It's Up, up and away! in most ceiling paintings in Venice. It's as if the sunroof of whichever church or palace or scuola you find yourself in has opened to reveal high above us, not only the most fantastical of architectural settings (sometimes unrelated to the architecture of the real church or palace or scuola), but a realm of being as distinct from our own as that represented in Byzantine mosaics by an uninterrupted field of gold.
We're inevitably presented with a grand vista that recedes onward and upward away from us to a celestial fadeout far above, while we stand with a stiff neck below, our feet firmly on the ground, trying to take it all in.
But the other day while visiting the church of Santa Maria del Rosario--aka, I Gesuati--on the Zattere, I noticed that things are a little different in Giovanni Battista Tiepolo's ceiling paintings of the life of San Domenico.
It's not just that, as you can see in the photo above, there's a figure in the largest of the three ceiling paintings who looks to be falling downward in our direction. No, he actually appears to have broken out of the picture, beyond and just below the edge of the sunroof, and entered our earthly plane of Being.
I don't recall noticing this effect in any other ceiling painting in Venice and it's actually quite striking.
Some bad boy has been given the heave-ho and here he comes, tossed head-over-heels down into our earthly realm like so much unwanted trash. The message is quite clear: there's the realm of the devout up above--all blue skies and gold clouds and pink light and the most glorious shades of colored robes--and then there's us down here. And, alas, we know what we're like.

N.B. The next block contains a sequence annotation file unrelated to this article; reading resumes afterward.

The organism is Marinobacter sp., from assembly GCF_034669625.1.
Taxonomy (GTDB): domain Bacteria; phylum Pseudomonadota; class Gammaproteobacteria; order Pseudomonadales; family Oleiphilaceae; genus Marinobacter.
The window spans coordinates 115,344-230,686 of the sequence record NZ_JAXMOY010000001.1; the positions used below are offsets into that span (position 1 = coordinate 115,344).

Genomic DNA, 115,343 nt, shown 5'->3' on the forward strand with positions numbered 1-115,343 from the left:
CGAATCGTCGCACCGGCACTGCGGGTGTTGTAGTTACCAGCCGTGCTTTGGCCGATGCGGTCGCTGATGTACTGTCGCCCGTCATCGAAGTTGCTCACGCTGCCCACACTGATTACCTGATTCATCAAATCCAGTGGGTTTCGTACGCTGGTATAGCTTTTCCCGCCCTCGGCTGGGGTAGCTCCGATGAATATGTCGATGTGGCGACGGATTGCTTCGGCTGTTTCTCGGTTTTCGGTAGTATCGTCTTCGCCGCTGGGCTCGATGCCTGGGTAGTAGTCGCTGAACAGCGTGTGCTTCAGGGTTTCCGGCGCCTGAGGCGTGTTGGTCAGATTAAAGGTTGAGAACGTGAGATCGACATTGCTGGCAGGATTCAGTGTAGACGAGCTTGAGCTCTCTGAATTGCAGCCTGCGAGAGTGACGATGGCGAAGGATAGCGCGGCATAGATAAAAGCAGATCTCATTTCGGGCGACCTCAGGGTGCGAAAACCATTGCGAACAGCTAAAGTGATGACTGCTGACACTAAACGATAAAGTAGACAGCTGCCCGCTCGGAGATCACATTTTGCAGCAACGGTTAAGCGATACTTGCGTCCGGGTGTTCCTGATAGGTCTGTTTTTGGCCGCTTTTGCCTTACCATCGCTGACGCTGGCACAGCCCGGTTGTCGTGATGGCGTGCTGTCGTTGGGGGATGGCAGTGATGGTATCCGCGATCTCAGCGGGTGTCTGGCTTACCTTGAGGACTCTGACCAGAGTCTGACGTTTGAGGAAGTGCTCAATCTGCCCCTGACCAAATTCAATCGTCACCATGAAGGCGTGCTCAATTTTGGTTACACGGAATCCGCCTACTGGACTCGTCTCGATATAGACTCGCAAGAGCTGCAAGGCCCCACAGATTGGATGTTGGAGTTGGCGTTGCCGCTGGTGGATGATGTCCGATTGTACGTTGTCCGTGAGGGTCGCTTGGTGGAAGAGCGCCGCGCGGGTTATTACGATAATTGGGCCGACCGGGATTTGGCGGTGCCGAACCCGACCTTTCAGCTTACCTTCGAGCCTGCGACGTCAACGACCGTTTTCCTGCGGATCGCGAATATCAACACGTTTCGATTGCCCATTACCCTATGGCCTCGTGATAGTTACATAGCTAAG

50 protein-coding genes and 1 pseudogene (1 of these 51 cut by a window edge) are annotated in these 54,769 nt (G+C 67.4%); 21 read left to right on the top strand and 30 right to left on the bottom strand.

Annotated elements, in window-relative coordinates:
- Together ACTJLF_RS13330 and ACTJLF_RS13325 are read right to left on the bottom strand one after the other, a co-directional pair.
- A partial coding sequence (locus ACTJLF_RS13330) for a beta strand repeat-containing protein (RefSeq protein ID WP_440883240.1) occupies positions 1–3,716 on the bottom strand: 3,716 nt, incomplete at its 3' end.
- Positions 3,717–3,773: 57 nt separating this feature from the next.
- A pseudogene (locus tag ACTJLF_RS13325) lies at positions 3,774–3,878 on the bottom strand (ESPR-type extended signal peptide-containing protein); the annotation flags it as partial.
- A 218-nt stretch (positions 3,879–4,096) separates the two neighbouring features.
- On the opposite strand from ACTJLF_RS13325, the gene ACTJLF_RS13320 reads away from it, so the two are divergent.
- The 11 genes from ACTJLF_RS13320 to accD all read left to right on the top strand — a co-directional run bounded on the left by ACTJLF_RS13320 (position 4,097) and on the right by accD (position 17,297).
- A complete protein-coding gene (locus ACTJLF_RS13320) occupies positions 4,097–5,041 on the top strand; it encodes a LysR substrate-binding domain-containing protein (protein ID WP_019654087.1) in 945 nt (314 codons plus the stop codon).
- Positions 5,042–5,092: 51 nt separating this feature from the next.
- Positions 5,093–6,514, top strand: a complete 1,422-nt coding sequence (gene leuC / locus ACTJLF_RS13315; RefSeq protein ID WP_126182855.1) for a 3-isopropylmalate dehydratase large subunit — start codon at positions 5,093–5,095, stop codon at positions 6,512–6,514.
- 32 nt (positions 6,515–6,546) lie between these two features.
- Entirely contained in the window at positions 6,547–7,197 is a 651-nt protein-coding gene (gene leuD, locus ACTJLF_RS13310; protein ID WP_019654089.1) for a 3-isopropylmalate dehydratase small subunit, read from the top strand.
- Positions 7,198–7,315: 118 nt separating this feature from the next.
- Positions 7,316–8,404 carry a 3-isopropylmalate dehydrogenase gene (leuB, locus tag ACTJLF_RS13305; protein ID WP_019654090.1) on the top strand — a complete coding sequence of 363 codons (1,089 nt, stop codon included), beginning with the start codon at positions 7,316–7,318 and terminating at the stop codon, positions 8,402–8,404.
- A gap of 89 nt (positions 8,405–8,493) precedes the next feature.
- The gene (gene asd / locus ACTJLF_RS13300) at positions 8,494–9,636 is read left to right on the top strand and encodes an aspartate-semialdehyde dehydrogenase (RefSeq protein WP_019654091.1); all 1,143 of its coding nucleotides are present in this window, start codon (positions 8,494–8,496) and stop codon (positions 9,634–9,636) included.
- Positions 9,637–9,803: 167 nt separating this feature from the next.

I know it's supposed to make you aspire to that upper realm of beauty, truth, and piety, but couldn't it just as well simply give some of us down here a complex? And isn't there someplace else they can chuck the bad eggs--how about hell, for example? We have enough trouble down here as it is.
Or are we supposed to assume that where we are is about as bad as it gets?
Or at least the ends of their robes.
Look at the smaller (though still large) painting of San Domenico catching a ride to heaven with a troupe of angels below. Look at the red and green robes of the one angel in the bottom right corner, the one uninvolved, rather distant, actually, from any of the heavy lifting with which the other angels have their hands full.
Those robes are not simply a trompe l'oeil effect, but are quite literally two different three-dimensional pieces of actual cloth, or at least painted and shaped canvas.
Suddenly it seems as if the heavenly beings up there aren't so entirely, impossibly distant from us down here as we might expect.
The gulf between Their realm of being and ours is bridged not simply by a falling sinner, but by the garments of a hovering angel. And an angel with his hands free!
Is it too much to hope--or pray--that he might give us a lift?